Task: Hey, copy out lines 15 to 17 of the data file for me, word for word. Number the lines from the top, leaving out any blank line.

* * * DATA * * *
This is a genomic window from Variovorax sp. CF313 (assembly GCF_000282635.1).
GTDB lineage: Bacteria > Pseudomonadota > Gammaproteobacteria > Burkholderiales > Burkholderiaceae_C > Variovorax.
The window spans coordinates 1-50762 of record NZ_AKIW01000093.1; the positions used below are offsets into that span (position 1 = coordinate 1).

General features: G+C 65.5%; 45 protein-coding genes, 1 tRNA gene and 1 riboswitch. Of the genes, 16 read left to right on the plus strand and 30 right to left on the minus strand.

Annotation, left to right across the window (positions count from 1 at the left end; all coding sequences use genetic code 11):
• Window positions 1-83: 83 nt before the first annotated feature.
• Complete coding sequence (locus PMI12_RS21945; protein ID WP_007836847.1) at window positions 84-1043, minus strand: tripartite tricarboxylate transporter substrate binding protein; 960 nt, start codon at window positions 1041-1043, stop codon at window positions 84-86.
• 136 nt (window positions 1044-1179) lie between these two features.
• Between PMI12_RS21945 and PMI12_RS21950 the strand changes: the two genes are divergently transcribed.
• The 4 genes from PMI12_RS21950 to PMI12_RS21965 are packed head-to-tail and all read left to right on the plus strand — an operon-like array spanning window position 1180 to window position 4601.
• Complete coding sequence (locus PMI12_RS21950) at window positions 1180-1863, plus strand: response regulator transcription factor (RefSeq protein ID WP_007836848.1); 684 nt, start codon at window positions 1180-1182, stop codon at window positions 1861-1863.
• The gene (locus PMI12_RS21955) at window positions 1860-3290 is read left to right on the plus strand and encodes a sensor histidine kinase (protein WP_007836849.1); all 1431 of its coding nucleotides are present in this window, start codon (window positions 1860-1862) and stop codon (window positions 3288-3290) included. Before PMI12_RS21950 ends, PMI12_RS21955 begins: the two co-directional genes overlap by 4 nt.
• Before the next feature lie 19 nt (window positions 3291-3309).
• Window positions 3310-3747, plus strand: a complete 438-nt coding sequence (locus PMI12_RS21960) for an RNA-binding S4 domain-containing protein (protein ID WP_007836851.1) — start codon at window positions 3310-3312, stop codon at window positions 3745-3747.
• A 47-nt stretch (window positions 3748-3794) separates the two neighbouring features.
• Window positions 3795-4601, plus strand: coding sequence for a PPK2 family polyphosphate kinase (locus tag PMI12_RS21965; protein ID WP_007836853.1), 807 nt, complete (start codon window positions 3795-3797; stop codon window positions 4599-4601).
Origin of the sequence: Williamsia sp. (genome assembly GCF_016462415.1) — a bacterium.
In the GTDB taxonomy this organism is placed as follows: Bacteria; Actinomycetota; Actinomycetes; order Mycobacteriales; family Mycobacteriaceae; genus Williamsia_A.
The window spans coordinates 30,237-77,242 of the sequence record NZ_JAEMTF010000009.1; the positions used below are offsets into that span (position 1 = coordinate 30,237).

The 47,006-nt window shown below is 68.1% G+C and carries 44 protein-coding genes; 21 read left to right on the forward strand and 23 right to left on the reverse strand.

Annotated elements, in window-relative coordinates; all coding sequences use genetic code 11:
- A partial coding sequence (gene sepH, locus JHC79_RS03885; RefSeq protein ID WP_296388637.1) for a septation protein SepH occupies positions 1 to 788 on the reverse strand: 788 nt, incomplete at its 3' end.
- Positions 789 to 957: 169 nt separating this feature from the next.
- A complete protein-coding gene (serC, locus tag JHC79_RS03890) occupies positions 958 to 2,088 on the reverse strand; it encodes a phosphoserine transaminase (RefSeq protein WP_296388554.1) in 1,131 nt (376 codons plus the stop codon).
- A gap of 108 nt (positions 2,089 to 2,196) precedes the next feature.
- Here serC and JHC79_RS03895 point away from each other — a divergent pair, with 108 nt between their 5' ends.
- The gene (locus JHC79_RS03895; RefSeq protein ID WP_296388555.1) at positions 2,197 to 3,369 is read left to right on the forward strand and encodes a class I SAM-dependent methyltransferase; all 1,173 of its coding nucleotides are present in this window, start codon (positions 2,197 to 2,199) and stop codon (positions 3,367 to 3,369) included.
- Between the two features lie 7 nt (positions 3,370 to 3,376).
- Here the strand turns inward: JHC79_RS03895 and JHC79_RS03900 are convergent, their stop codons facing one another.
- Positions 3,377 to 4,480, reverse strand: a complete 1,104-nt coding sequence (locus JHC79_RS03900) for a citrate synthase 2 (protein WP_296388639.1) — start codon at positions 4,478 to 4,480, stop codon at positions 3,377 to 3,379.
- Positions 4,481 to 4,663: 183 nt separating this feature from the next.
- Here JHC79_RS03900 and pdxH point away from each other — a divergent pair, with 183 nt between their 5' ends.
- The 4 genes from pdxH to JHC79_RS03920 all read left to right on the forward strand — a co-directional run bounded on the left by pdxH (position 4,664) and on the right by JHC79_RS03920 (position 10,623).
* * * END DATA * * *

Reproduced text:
• A 47-nt stretch (window positions 3748-3794) separates the two neighbouring features.
• Window positions 3795-4601, plus strand: coding sequence for a PPK2 family polyphosphate kinase (locus tag PMI12_RS21965; protein ID WP_007836853.1), 807 nt, complete (start codon window positions 3795-3797; stop codon window positions 4599-4601).
Origin of the sequence: Williamsia sp. (genome assembly GCF_016462415.1) — a bacterium.